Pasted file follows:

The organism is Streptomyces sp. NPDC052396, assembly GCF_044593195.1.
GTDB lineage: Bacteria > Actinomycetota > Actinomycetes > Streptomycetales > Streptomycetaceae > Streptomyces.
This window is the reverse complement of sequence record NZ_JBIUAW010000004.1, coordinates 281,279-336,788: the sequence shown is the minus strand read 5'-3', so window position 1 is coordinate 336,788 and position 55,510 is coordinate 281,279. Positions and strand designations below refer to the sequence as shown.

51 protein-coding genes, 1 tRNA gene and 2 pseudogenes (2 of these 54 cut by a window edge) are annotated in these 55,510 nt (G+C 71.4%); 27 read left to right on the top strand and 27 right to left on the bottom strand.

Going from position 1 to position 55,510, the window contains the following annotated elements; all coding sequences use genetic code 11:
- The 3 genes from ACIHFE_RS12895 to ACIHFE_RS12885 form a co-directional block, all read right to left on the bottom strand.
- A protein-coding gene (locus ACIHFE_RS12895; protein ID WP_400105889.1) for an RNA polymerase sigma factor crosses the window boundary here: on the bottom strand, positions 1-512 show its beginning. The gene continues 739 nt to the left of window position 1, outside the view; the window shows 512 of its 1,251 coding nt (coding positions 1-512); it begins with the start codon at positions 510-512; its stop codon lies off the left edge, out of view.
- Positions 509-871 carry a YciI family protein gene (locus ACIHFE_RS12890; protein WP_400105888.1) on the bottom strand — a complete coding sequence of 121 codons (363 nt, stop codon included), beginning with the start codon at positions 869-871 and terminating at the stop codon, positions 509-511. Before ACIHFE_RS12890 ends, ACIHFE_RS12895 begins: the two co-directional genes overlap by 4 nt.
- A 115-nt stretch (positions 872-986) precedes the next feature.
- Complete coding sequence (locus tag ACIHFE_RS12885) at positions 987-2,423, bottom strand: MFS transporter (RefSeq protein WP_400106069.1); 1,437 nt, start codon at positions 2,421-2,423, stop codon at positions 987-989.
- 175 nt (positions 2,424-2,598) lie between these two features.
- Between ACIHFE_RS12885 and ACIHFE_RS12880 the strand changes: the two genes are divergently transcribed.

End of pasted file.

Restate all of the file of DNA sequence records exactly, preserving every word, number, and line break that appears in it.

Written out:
The organism is Streptomyces sp. NPDC052396, assembly GCF_044593195.1.
GTDB lineage: Bacteria > Actinomycetota > Actinomycetes > Streptomycetales > Streptomycetaceae > Streptomyces.
This window is the reverse complement of sequence record NZ_JBIUAW010000004.1, coordinates 281,279-336,788: the sequence shown is the minus strand read 5'-3', so window position 1 is coordinate 336,788 and position 55,510 is coordinate 281,279. Positions and strand designations below refer to the sequence as shown.

51 protein-coding genes, 1 tRNA gene and 2 pseudogenes (2 of these 54 cut by a window edge) are annotated in these 55,510 nt (G+C 71.4%); 27 read left to right on the top strand and 27 right to left on the bottom strand.

Going from position 1 to position 55,510, the window contains the following annotated elements; all coding sequences use genetic code 11:
- The 3 genes from ACIHFE_RS12895 to ACIHFE_RS12885 form a co-directional block, all read right to left on the bottom strand.
- A protein-coding gene (locus ACIHFE_RS12895; protein ID WP_400105889.1) for an RNA polymerase sigma factor crosses the window boundary here: on the bottom strand, positions 1-512 show its beginning. The gene continues 739 nt to the left of window position 1, outside the view; the window shows 512 of its 1,251 coding nt (coding positions 1-512); it begins with the start codon at positions 510-512; its stop codon lies off the left edge, out of view.
- Positions 509-871 carry a YciI family protein gene (locus ACIHFE_RS12890; protein WP_400105888.1) on the bottom strand — a complete coding sequence of 121 codons (363 nt, stop codon included), beginning with the start codon at positions 869-871 and terminating at the stop codon, positions 509-511. Before ACIHFE_RS12890 ends, ACIHFE_RS12895 begins: the two co-directional genes overlap by 4 nt.
- A 115-nt stretch (positions 872-986) precedes the next feature.
- Complete coding sequence (locus tag ACIHFE_RS12885) at positions 987-2,423, bottom strand: MFS transporter (RefSeq protein WP_400106069.1); 1,437 nt, start codon at positions 2,421-2,423, stop codon at positions 987-989.
- 175 nt (positions 2,424-2,598) lie between these two features.
- Between ACIHFE_RS12885 and ACIHFE_RS12880 the strand changes: the two genes are divergently transcribed.